Exercise, stress resistance, and central serotonergic systems

Exerc Sport Sci Rev. 2011 Jul;39(3):140-9. doi: 10.1097/JES.0b013e31821f7e45.

Abstract

Voluntary exercise reduces the incidence of stress-related psychiatric disorders in humans and prevents serotonin-dependent behavioral consequences of stress in rodents. Evidence reviewed herein is consistent with the hypothesis that exercise increases stress resistance by producing neuroplasticity at multiple sites of the central serotonergic system, which all help to limit the behavioral impact of acute increases in serotonin during stressor exposure.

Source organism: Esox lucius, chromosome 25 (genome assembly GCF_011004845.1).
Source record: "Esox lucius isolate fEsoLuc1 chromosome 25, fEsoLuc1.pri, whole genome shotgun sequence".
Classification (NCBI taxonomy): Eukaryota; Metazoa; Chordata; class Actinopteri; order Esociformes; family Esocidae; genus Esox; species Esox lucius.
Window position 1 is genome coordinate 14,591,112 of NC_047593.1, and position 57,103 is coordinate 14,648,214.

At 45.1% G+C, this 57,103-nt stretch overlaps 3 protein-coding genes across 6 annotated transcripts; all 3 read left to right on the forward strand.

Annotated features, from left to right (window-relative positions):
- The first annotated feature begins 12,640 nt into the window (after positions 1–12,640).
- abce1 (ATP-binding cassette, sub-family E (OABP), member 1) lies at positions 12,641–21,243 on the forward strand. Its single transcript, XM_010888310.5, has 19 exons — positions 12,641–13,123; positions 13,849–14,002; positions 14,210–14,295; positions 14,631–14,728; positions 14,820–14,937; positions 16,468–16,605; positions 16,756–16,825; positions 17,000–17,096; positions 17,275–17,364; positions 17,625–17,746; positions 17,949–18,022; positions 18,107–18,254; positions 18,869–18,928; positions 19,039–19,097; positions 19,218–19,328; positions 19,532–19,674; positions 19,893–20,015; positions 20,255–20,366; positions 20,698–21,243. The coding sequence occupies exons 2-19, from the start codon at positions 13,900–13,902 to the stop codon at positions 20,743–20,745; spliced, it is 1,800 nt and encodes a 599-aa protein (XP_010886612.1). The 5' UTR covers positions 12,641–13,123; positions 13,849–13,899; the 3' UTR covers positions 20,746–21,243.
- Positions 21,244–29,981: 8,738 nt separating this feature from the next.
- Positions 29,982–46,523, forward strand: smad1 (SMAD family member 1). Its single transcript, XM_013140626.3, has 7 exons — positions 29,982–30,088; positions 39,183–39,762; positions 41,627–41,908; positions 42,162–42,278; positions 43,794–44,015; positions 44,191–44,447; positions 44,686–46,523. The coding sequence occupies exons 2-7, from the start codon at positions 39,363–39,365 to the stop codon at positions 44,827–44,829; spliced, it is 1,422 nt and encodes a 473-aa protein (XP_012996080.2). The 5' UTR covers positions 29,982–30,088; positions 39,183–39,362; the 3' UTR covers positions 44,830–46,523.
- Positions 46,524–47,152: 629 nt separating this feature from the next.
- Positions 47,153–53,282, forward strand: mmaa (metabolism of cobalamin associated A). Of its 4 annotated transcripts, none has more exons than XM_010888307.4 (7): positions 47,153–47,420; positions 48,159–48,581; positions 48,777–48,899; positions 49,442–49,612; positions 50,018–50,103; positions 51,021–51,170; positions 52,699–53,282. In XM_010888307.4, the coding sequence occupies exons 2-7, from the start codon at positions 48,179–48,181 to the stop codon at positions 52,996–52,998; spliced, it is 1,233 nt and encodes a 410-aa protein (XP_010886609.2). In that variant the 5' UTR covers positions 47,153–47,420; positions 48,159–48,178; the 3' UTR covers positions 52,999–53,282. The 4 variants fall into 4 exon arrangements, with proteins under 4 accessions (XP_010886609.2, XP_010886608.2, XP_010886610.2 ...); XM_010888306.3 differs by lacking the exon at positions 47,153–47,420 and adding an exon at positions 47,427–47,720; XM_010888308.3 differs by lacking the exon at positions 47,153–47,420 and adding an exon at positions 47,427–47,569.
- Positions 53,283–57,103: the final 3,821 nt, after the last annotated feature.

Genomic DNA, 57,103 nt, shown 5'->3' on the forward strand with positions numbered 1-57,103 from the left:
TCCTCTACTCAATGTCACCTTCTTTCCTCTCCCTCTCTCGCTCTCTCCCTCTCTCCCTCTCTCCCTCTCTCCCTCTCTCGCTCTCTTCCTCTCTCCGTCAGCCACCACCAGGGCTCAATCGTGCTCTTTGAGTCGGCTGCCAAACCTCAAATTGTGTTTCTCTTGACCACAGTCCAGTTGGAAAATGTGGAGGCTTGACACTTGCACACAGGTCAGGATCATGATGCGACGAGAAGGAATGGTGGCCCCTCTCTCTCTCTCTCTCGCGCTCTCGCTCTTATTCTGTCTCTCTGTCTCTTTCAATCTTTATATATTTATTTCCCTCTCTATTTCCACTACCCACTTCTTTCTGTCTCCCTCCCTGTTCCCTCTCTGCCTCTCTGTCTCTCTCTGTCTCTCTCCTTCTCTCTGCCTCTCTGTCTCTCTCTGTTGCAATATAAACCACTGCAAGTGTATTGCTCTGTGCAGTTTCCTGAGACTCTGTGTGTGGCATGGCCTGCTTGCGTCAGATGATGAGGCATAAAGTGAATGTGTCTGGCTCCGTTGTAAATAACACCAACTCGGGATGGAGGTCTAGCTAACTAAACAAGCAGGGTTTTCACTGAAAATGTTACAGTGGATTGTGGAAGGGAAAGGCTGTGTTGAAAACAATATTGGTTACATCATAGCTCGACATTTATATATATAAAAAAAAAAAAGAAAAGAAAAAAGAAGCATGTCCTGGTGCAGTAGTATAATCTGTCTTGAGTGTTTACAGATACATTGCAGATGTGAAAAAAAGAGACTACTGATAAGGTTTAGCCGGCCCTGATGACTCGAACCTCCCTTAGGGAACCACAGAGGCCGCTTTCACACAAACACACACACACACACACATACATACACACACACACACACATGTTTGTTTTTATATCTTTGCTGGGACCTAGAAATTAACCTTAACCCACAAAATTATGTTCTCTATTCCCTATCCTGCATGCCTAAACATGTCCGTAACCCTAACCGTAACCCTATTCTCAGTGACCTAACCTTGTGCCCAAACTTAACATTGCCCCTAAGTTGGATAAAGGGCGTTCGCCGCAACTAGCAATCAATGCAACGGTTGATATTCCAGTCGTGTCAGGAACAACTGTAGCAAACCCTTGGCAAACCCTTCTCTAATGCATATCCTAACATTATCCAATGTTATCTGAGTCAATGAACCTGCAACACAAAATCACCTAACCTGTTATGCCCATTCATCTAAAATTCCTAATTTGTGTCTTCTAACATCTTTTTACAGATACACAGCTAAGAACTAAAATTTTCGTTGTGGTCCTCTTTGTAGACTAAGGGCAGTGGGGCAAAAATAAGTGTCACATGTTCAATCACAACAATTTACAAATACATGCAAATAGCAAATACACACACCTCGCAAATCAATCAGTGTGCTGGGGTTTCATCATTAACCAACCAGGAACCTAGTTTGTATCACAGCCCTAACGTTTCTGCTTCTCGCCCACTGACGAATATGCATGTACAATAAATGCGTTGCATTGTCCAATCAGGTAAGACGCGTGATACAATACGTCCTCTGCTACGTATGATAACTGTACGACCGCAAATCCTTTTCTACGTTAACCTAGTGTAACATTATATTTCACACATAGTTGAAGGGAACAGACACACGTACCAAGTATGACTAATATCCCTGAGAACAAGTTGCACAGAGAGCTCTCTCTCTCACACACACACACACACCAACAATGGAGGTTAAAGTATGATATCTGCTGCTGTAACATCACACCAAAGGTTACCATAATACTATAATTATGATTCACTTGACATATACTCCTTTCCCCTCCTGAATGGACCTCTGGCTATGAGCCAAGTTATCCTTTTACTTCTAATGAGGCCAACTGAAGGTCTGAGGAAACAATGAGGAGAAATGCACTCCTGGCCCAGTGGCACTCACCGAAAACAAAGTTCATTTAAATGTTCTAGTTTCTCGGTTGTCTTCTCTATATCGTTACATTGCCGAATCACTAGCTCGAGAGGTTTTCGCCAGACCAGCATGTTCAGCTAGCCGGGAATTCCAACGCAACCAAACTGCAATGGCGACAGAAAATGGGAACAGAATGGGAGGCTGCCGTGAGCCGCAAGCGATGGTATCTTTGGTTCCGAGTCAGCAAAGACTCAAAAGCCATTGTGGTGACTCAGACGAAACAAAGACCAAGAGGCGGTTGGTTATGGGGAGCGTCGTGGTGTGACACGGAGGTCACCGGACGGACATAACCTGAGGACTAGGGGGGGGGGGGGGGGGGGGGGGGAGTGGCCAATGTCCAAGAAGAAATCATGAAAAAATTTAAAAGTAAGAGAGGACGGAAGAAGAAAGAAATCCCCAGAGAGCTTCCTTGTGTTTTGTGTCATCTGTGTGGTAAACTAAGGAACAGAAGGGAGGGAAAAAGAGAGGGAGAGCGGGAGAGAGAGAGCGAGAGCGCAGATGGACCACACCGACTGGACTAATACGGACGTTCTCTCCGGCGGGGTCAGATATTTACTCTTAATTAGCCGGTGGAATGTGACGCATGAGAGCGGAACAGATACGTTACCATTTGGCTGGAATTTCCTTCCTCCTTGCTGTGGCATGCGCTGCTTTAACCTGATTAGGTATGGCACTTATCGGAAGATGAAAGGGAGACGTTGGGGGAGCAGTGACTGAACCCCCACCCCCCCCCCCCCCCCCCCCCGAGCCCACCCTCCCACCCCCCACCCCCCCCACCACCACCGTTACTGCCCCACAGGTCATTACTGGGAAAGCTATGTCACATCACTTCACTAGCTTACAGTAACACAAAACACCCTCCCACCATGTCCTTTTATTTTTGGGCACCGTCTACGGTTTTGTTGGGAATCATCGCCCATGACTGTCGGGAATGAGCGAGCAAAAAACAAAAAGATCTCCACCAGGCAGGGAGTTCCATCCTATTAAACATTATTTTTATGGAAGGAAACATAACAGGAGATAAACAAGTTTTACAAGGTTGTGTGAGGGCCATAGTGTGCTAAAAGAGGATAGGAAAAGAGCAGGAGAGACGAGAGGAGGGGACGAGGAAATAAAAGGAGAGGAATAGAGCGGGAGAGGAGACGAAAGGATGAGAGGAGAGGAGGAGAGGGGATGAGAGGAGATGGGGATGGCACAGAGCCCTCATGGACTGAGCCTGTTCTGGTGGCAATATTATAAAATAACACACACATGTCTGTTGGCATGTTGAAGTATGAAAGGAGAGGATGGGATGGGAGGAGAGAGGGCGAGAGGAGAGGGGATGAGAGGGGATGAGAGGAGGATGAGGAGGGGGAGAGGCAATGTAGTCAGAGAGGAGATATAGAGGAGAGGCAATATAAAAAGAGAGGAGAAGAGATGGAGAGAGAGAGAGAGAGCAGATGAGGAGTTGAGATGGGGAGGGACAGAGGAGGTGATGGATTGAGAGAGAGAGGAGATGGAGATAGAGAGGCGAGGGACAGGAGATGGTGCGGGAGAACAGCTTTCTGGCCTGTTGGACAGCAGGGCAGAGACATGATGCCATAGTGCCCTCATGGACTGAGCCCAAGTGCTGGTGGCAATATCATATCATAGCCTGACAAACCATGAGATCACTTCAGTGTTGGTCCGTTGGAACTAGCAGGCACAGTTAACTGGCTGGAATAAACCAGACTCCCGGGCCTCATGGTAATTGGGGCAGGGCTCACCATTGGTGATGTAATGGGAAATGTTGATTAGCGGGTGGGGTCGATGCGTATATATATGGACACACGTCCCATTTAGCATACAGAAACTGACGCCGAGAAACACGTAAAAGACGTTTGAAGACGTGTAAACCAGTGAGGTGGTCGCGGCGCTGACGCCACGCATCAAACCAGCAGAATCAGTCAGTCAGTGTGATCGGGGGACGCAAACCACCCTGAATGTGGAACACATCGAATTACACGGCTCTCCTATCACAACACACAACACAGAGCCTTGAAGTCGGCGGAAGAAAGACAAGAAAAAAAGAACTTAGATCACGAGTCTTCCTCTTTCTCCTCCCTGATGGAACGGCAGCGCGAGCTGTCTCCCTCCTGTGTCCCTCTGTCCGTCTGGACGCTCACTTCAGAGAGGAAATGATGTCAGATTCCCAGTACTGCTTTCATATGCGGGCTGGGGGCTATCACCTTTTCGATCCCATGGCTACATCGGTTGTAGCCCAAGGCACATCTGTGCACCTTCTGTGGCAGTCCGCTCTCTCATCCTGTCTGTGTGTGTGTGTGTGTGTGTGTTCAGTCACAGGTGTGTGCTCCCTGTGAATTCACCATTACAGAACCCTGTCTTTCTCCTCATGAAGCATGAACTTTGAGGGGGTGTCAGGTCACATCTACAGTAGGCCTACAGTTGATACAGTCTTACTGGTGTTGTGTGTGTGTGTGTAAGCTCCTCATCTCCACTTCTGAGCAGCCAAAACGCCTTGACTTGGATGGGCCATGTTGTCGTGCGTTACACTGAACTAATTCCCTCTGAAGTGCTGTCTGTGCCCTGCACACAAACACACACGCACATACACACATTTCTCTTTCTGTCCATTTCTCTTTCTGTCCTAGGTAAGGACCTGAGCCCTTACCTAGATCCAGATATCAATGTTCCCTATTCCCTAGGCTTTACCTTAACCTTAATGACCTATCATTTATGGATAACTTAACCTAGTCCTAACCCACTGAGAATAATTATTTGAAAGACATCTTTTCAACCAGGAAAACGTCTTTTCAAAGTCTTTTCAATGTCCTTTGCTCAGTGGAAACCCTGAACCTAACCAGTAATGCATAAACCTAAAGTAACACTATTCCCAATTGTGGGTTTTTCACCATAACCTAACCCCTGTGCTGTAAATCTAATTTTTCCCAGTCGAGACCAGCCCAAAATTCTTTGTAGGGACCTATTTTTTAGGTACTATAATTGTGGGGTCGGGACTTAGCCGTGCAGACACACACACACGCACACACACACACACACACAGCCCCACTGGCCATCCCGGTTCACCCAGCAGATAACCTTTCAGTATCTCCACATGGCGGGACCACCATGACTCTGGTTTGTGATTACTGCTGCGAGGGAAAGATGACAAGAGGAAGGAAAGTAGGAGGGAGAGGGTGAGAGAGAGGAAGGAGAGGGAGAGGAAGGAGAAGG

Publication types

  • Research Support, N.I.H., Extramural
  • Review

MeSH terms

  • Animals
  • Exercise / physiology*
  • Helplessness, Learned
  • Humans
  • Locus Coeruleus / physiology
  • Male
  • Mice
  • Neuronal Plasticity / physiology
  • Prefrontal Cortex / physiology
  • Rats
  • Serotonin / physiology
  • Stress, Psychological / psychology*

Substances

  • Serotonin